God takes our broken pieces, creates beauty – The Andalusia Star-News

Two weeks ago, a church in a rural Tennessee town caught fire. According to reports, an older shrine next to the current shrine has burned to the ground.

A cousin of mine found out about the church fire and informed my family members. She knew we would want to know because our grandfather pastored this church in the late 1960s and early 1970s until his death in 1972. As a teenager, I spent weeks every summer at my grandparents and I heard my grandfather preach many sermons in this ancient sanctuary.

Years after his death, the number of members of the congregation increased and eventually they built a much larger sanctuary. To honor the memory of my grandfather, a magnificent stained glass window depicting Jesus walking on water was placed above the baptistery. Newsreel photos of the church after the fire show the front wall of the sanctuary completely destroyed. The stained glass must have been smashed and is now a pile of broken pieces.

Since this happened, I decided to research the making of stained glass. First, an artist sketches a life-size drawing of the entire window. Different colors are chosen for the design. Next, a riving iron with a heated tip is placed on the surface of the glass, cutting it into rough shapes as intended. An iron bar with a slot at each end cuts the edges of the glass to create the exact shape designed by the artist.

Then the pieces of glass are painted and placed in an oven. The intense heat of the oven fuses the paint to the surface of the glass. Then the pieces are placed on the artist’s drawing and held together by narrow flexible lead strips to form a panel. To fix the glass and waterproof the window, a semi-liquid cement is applied around the strips.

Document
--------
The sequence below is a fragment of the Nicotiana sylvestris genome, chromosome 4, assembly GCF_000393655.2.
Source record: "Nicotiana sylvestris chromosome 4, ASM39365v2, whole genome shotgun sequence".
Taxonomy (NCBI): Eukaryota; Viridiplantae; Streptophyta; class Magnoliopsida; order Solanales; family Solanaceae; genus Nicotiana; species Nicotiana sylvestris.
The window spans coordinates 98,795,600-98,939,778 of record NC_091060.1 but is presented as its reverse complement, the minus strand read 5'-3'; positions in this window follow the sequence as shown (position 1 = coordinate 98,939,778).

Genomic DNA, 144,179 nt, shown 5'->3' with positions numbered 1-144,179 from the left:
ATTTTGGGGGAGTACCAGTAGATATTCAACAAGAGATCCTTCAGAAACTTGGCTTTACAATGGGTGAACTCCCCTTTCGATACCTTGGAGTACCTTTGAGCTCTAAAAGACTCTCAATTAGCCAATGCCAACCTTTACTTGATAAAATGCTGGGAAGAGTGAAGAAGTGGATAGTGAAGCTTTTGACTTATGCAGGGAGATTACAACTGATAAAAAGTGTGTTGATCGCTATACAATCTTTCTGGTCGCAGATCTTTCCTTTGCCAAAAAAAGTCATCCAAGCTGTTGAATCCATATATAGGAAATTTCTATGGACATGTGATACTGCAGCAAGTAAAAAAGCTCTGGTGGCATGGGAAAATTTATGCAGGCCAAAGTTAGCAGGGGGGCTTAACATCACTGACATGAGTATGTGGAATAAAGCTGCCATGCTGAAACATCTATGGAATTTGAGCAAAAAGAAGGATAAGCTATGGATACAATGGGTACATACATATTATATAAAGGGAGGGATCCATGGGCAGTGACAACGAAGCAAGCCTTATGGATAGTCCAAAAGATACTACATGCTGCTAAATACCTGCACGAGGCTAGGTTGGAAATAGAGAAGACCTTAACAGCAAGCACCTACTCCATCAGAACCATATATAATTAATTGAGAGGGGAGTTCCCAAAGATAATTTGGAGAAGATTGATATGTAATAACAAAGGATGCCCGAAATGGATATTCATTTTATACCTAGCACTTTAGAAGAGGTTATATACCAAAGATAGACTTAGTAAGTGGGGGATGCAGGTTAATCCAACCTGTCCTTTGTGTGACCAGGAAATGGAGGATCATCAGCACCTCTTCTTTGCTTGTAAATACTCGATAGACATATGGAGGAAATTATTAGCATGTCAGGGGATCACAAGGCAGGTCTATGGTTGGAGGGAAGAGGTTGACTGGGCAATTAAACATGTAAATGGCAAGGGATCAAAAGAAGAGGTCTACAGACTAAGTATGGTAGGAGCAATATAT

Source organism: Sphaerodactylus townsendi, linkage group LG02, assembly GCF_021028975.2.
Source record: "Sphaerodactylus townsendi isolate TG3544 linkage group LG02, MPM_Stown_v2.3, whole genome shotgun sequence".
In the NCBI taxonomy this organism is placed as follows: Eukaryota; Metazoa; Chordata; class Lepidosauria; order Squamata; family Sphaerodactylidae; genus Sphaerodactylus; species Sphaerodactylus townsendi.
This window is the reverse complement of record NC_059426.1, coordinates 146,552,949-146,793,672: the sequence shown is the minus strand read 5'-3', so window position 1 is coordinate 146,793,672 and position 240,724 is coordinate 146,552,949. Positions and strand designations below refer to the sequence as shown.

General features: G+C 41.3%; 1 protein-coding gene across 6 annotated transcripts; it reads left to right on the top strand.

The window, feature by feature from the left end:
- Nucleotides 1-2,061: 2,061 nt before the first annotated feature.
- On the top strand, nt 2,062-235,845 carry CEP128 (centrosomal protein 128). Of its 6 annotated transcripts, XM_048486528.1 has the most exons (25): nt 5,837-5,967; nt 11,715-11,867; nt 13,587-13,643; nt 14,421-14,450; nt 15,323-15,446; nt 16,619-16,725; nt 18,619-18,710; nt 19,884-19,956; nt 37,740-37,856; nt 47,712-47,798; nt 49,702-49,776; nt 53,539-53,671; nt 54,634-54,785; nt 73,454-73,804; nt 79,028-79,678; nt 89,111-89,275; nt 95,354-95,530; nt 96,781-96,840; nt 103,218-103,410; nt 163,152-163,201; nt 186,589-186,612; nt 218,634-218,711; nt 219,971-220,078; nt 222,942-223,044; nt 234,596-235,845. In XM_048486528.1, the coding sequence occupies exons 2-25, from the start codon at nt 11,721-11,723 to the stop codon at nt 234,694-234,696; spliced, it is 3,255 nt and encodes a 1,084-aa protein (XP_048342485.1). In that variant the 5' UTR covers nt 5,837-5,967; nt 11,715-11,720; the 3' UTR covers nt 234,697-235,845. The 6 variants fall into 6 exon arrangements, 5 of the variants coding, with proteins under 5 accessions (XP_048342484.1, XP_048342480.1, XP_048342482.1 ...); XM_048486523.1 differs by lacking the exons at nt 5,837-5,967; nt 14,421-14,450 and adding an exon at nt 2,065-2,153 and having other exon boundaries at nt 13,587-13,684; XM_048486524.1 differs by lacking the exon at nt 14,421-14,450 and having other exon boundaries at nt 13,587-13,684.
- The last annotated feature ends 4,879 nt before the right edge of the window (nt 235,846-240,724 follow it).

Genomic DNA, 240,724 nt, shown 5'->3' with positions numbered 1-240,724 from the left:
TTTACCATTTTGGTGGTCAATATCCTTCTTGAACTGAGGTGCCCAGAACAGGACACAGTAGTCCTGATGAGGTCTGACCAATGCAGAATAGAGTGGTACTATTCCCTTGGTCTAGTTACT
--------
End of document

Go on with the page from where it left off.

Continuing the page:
Stained glass has been displayed in churches for over 1000 years. They have been called the “poor man’s Bible” because so many of the faithful across Europe in the Middle Ages were illiterate. These beautiful works of art have helped people understand the Bible. These windows still speak to us today. They tell the gospel – the story of Christ’s birth, ministry, death and resurrection. Some depict biblical characters from the Old Testament, such as Moses holding the Ten Commandments, and the New Testaments, depicting the apostles or stories such as the Holy Spirit descending as a dove after John the Baptist baptized Jesus or the Good Shepherd holding a little lamb.

Thinking of the stained glass window in the Church of Tennessee, I saw an analogy to life. Problems come to us unexpectedly and can cause us to lose our minds. Sometimes we may feel like we are going through a seemingly eternal fiery trial and we crumble. These moments are part of the story of our life. Just like stained glass, God can take our broken pieces and skillfully stitch them together into beautiful murals that reflect his glory.

God’s Word promises that he “is near to the brokenhearted and saves the brokenhearted” (Psalm 24:18). Knowing the difficult times of his childhood, it is remarkable that God called my grandfather to become a minister. God used the broken pieces of his life and left a lasting legacy of faith.

About Timothy Cheatham

Check Also

Student loan debt is a crucial issue for the midterm elections

According to a dashboard created by Axios to show the most frequently searched topics ahead …